The internal workings of an electric vehicle are far different than that of ICE vehicles and it is changing each year.
New models, longer ranges, and higher power all contribute to the complexities of EV breakdowns.
What should you do immediately after your EV has broken down?
Just like you would with a petrol or diesel breakdown, find somewhere safe to pull over and stand away from the vehicle if you are on a busy road. Turn on your hazards and call your insurance or breakdown provider.
What happens if my car has run out of charge?
Running out of charge is the most common reason why EVs breakdown. This can be due to a lack of access to charge points, or simply ignoring the warning light! To get a charge point installed at your place of work, contact us here.
If you have run out of charge, you still need to call our breakdown provider. They will most likely give your EV enough charge to get to the nearest charging station.
Can you tow an electric car?
As a last resort, you can have your EV towed. However, cars with regenerative braking have traction motors that can be damaged if the car is towed. It is best for your car to be picked up and transported on a flat bed truck or trailer instead. Always check with the manufacturer first!
Your EV can be jumpstarted using the smaller 12 volt battery, which powers lights, heating, and other extras. If the smaller battery also needs to be jumpstarted, you can use a petrol or diesel car to give you just about enough charge to reach a fuel station. It is important that you read your car manual before attempting to jumpstart any batteries.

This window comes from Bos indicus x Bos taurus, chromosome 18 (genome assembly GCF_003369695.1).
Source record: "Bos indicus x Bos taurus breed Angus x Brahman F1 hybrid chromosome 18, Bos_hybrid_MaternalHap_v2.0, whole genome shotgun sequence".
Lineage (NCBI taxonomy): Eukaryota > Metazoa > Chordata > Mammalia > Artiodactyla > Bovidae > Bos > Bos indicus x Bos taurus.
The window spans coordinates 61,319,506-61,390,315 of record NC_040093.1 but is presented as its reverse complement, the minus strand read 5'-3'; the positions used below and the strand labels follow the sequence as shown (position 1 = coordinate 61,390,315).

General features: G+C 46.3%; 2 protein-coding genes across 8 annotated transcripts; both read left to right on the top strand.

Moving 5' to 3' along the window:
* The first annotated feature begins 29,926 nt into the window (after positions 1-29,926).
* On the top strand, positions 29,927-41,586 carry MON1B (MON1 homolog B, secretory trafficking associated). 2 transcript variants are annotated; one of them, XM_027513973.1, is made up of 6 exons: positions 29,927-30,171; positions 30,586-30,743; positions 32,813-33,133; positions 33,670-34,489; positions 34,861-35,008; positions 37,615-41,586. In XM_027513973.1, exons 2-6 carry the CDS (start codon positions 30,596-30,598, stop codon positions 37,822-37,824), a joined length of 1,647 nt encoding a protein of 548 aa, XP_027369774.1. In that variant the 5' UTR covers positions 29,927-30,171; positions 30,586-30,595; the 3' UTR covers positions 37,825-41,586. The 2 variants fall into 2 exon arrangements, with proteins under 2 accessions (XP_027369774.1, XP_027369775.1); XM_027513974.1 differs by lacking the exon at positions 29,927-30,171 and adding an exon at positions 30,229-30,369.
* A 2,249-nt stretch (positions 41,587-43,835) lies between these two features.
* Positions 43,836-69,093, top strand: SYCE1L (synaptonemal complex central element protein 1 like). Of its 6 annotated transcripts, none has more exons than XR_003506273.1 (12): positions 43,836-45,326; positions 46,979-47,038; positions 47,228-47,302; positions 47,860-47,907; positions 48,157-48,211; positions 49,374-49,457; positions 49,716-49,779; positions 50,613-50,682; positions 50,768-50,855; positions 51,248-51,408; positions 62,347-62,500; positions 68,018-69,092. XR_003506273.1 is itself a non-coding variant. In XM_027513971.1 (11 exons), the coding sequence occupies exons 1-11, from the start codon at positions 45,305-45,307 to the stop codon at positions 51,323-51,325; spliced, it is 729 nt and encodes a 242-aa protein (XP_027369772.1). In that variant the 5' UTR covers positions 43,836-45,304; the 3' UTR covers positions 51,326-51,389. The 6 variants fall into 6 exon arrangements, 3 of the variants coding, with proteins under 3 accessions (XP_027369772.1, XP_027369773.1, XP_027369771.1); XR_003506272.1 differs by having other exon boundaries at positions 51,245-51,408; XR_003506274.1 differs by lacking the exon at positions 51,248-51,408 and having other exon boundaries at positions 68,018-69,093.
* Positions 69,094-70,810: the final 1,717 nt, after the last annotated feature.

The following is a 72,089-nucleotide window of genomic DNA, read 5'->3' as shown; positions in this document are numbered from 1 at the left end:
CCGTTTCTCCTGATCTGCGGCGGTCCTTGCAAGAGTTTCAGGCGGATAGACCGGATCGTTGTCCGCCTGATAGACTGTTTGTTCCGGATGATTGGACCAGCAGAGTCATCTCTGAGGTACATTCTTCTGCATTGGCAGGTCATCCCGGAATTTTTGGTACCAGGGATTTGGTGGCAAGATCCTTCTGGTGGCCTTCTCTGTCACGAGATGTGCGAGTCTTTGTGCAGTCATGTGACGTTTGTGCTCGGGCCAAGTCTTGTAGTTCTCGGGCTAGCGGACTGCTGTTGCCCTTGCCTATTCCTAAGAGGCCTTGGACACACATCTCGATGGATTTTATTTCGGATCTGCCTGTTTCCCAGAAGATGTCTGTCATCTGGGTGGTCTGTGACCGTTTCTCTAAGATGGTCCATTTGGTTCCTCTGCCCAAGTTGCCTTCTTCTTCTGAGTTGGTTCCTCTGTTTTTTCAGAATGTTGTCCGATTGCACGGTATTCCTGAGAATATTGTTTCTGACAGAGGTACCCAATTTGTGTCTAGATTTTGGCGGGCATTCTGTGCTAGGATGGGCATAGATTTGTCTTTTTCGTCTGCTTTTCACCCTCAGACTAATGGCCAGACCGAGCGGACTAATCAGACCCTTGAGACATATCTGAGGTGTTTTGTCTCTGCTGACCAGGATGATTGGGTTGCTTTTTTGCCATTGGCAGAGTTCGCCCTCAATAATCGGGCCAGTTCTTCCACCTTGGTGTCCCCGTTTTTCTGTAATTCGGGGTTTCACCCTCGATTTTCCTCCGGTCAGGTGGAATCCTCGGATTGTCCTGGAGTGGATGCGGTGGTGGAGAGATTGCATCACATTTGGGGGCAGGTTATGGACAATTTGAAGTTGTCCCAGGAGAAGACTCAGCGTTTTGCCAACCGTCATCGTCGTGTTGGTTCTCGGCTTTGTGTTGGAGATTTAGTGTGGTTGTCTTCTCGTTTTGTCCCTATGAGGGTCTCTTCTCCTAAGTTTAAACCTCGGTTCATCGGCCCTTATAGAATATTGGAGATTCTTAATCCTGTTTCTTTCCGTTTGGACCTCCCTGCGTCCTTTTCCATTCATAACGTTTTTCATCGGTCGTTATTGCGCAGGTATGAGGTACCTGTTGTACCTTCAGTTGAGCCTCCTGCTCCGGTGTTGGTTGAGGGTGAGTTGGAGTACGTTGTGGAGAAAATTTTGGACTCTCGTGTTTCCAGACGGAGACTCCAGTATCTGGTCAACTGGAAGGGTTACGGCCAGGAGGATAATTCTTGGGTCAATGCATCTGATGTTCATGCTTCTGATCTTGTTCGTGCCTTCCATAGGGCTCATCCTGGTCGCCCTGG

For example, the Nissan Leaf states, “Never tow with the front wheels on the ground or four wheels on the ground (forward or backward), as this may cause serious and expensive damage to the motor.”
To find out more about what happens when charge runs out on an EV, click here.
What happens if you were involved in an accident?
The European New Car Assessment Programme oversees the crash safety testing of new vehicles. It has given most electric vehicles on the market today a five-star safety rating.
The Highway Loss Data Institute data has shown that injury claims on EVs are 40% lower than ICE vehicles, perhaps due to its heavier weight meaning that occupants experience less force in the collision.
In the event of a crash, you should always monitor the risk of fire. Lithium batteries can be highly dangerous if they are damaged since they are surrounded by coolant in EVs. If there is a coolant leak, batteries can overheat and set on fire. Although this risk has decreased over the past years, breakdown providers, occupiers and emergency services must be careful to avoid high-voltage areas in the event of an accident.
How can you avoid breaking down in electric vehicles?
As aforementioned, the majority of breakdowns are due to a lack of charge. The solution to this is to plan longer journeys ahead of time so you know where the next charging station will be. ZapMap is great for this!
Make sure you have enough charge before you leave your home and/or place of work. If you need charge points installed for commercial purposes, Charge And Recharge can help. Call us today on 01827 211600 to arrange a consultation.